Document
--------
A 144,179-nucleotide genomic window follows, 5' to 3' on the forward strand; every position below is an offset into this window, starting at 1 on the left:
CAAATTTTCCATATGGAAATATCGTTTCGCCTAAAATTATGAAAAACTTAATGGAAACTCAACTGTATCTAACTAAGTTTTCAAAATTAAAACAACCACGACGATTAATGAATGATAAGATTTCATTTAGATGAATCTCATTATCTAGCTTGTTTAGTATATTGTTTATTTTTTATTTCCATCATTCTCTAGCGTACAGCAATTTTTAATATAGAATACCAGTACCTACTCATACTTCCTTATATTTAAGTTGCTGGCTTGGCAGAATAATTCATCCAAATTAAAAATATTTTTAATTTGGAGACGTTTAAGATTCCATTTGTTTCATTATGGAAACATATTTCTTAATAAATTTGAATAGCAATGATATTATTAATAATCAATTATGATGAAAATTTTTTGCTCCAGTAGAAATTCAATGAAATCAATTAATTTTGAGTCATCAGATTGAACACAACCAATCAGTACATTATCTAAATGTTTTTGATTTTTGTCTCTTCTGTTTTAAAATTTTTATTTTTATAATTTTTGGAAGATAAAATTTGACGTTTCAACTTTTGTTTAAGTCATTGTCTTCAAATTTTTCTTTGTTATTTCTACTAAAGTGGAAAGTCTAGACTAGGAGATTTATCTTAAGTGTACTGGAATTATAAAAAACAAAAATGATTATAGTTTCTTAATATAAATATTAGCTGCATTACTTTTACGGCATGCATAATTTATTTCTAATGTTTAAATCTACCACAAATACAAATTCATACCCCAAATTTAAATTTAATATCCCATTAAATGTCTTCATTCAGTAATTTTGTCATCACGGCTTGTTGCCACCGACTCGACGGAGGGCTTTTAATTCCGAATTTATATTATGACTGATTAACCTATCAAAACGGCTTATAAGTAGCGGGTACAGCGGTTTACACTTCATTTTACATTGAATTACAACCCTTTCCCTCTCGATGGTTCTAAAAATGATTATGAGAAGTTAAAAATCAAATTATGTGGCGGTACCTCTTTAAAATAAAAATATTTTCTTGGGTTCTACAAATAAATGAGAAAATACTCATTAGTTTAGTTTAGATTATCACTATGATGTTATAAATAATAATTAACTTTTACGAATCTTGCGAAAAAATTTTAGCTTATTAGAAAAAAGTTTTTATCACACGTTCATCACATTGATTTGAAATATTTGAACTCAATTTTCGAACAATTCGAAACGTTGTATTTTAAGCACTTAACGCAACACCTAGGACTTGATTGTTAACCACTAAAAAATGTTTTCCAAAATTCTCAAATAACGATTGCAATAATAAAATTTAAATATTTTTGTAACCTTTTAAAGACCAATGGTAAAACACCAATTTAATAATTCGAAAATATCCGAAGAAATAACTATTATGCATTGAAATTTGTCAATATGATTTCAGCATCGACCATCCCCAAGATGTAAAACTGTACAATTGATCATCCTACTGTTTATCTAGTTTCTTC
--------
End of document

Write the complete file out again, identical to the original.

A 144,179-nucleotide genomic window follows, 5' to 3' on the forward strand; every position below is an offset into this window, starting at 1 on the left:
CAAATTTTCCATATGGAAATATCGTTTCGCCTAAAATTATGAAAAACTTAATGGAAACTCAACTGTATCTAACTAAGTTTTCAAAATTAAAACAACCACGACGATTAATGAATGATAAGATTTCATTTAGATGAATCTCATTATCTAGCTTGTTTAGTATATTGTTTATTTTTTATTTCCATCATTCTCTAGCGTACAGCAATTTTTAATATAGAATACCAGTACCTACTCATACTTCCTTATATTTAAGTTGCTGGCTTGGCAGAATAATTCATCCAAATTAAAAATATTTTTAATTTGGAGACGTTTAAGATTCCATTTGTTTCATTATGGAAACATATTTCTTAATAAATTTGAATAGCAATGATATTATTAATAATCAATTATGATGAAAATTTTTTGCTCCAGTAGAAATTCAATGAAATCAATTAATTTTGAGTCATCAGATTGAACACAACCAATCAGTACATTATCTAAATGTTTTTGATTTTTGTCTCTTCTGTTTTAAAATTTTTATTTTTATAATTTTTGGAAGATAAAATTTGACGTTTCAACTTTTGTTTAAGTCATTGTCTTCAAATTTTTCTTTGTTATTTCTACTAAAGTGGAAAGTCTAGACTAGGAGATTTATCTTAAGTGTACTGGAATTATAAAAAACAAAAATGATTATAGTTTCTTAATATAAATATTAGCTGCATTACTTTTACGGCATGCATAATTTATTTCTAATGTTTAAATCTACCACAAATACAAATTCATACCCCAAATTTAAATTTAATATCCCATTAAATGTCTTCATTCAGTAATTTTGTCATCACGGCTTGTTGCCACCGACTCGACGGAGGGCTTTTAATTCCGAATTTATATTATGACTGATTAACCTATCAAAACGGCTTATAAGTAGCGGGTACAGCGGTTTACACTTCATTTTACATTGAATTACAACCCTTTCCCTCTCGATGGTTCTAAAAATGATTATGAGAAGTTAAAAATCAAATTATGTGGCGGTACCTCTTTAAAATAAAAATATTTTCTTGGGTTCTACAAATAAATGAGAAAATACTCATTAGTTTAGTTTAGATTATCACTATGATGTTATAAATAATAATTAACTTTTACGAATCTTGCGAAAAAATTTTAGCTTATTAGAAAAAAGTTTTTATCACACGTTCATCACATTGATTTGAAATATTTGAACTCAATTTTCGAACAATTCGAAACGTTGTATTTTAAGCACTTAACGCAACACCTAGGACTTGATTGTTAACCACTAAAAAATGTTTTCCAAAATTCTCAAATAACGATTGCAATAATAAAATTTAAATATTTTTGTAACCTTTTAAAGACCAATGGTAAAACACCAATTTAATAATTCGAAAATATCCGAAGAAATAACTATTATGCATTGAAATTTGTCAATATGATTTCAGCATCGACCATCCCCAAGATGTAAAACTGTACAATTGATCATCCTACTGTTTATCTAGTTTCTTC